Grandma Taylor has always been the ultimate example of selflessness and self discipline. In her later years, we would visit her at her townhouse in Orem where she would tell us about the movie she was watching (always one of the classics). She treasured the privilege to watch a movie in the comfort of her own home so much, that she would only allow herself to watch a portion of the movie each day. So the entertainment of a two-hour movie would last four days. If we took her some chocolate (her favorite) she would only allow herself a bite or two each day, making it last longer.
She taught me the importance of always having something to look forward to, and the importance of caring for your possessions. This was engrained in her from a young age, growing up without much in the way of money or opportunity in the Mexican Mormon colonies. The stories of her saving chocolate wrappers or orange peels just so she could smell them later will always stick with me. She took nothing for granted and was grateful for everything.
Fond memories include avocado toast, kumquats and a basement full of goodies at the Camarillo, CA home, as well as the plastic wrap on the seats of one of her beloved Honda vehicles. Grandma's legacy will always be a part of me. To honor her I'll work harder, demonstrate more self mastery and flash the squinty-eyed Taylor smile often.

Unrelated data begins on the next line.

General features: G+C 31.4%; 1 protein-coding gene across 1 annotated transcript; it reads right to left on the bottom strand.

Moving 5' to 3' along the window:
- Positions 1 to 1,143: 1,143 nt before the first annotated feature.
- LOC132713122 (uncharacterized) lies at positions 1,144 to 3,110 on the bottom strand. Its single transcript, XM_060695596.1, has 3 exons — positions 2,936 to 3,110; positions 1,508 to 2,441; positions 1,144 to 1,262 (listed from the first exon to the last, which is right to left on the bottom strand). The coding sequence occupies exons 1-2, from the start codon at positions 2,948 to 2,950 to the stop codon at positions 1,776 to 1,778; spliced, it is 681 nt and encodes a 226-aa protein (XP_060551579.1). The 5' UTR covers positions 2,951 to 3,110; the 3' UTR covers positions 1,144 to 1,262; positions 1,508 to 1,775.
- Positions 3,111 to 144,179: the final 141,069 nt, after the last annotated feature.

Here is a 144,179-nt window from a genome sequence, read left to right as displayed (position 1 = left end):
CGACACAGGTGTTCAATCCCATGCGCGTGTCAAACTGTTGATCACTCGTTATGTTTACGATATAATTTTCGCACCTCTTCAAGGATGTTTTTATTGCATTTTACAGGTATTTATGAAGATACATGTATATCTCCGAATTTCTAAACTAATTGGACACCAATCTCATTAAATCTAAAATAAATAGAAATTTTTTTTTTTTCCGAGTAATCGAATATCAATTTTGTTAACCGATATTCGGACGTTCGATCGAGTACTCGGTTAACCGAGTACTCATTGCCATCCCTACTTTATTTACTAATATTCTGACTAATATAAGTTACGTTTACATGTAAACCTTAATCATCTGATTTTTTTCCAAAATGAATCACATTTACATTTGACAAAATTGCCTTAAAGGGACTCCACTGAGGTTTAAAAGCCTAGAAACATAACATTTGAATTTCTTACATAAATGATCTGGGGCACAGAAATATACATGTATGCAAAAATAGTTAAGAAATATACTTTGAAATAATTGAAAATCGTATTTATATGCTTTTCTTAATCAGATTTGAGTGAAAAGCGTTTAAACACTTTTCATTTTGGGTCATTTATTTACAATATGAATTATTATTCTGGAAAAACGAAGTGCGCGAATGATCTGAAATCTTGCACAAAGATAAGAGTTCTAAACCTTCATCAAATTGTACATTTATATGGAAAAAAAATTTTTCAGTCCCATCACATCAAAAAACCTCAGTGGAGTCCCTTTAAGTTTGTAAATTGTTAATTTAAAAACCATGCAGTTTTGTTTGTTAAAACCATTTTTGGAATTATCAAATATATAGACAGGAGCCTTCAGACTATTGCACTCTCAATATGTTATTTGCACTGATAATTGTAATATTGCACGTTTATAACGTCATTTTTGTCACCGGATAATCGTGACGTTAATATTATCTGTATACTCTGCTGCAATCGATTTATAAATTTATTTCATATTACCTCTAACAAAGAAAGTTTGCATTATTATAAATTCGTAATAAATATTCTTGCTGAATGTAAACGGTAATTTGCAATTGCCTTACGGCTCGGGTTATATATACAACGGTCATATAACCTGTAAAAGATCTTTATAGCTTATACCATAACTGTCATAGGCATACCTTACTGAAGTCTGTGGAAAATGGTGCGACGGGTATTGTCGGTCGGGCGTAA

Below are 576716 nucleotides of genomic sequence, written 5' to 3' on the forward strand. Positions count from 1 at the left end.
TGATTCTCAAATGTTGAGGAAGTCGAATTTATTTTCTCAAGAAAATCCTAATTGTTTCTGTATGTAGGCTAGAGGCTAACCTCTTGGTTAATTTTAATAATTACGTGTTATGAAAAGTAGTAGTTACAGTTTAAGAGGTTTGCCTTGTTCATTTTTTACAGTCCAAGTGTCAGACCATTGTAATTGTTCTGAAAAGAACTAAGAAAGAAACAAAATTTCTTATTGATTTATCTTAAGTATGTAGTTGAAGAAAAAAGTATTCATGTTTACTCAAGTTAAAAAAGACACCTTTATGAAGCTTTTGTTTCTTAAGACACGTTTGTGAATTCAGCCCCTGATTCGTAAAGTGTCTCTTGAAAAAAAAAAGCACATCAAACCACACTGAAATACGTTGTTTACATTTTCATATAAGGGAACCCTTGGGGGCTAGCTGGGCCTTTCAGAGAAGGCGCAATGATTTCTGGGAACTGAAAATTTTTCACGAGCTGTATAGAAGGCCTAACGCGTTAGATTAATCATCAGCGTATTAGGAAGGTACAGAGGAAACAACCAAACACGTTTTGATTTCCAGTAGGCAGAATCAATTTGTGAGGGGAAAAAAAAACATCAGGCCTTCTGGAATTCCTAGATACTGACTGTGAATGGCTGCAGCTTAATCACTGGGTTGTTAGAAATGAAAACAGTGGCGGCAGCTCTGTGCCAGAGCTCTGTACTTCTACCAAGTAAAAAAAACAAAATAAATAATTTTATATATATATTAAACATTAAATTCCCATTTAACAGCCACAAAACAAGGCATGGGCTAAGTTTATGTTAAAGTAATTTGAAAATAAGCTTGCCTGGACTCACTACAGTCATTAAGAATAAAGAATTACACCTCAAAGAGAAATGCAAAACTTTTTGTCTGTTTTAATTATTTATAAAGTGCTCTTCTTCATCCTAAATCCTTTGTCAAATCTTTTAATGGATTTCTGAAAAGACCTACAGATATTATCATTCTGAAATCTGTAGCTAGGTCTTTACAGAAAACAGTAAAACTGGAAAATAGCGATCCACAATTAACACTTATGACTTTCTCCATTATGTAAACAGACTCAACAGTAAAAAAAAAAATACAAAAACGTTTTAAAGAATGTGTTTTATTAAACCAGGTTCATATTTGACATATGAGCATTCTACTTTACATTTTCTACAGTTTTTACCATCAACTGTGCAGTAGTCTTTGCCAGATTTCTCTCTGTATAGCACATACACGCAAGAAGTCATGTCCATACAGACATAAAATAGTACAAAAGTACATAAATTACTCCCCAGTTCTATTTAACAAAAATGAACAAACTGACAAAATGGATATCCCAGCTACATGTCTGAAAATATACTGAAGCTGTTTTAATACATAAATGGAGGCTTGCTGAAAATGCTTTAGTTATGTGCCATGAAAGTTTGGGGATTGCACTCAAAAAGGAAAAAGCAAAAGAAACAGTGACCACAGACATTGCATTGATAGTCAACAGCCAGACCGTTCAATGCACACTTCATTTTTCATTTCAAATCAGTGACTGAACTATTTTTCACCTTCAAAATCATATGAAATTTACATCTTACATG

Jean Pratt Taylor passed away on January 17, 2008 at her home in Orem. She had been a resident of Orem for five years. Jean was born in Colonia Dublan, Chihuahua, Mexico on 11 March 1915 to Erastus Leon and Grace Zenor Pratt. She lived in the Mormon Colonies in Chihuahua, Mexico until the age of seventeen when she left to be secretary to her uncle, S. Dilworth Young, Scout Executive in Ogden, Utah. She later attended BYU and married Harold W. Taylor, also of the Colonies, on 12 August 1938 in Colonia Dublan. Their marriage was later solemnized in the Mesa AZ Temple. After living in Mexico D.F., San Luis Potosi and Monterrey, Mexico, the couple moved
Always have something to look forward to. to Oxnard, California in 1945 and later built their home in Camarillo, California where they lived for 38 years. Harold died at the age of 83 in Camarillo, February 1993.
Jean was office manager for John S. Broome at Rancho Guadalasca, Oxnard, California for 27 years and was also an executive secretary at the Naval Missile Center, Point Mugu, California for seven years. Harold was employed at the Oxnard Air Force Base in Camarillo and at the Pacific Missile Range, Point Mugu, California.
Jean served for many years in executive and teaching positions in the LDS Church: MIA president, Primary president, Stake Public Communications Director and Stake History Specialist. She has been serving in the extraction program since 1991 in the Camarillo California Stake, Lindon Stake and Orem Suncrest Stake and as a part-time service missionary at the Utah Regional Family History Center in the Harold B. Lee Library at BYU.
She was preceded in death by a son, Terry in 1946, and three brothers, Rollo, Norris and Andre and by two sisters, Marguerite and Raechel.
Life Story Info
Religion and Beliefs
- Broome Ranch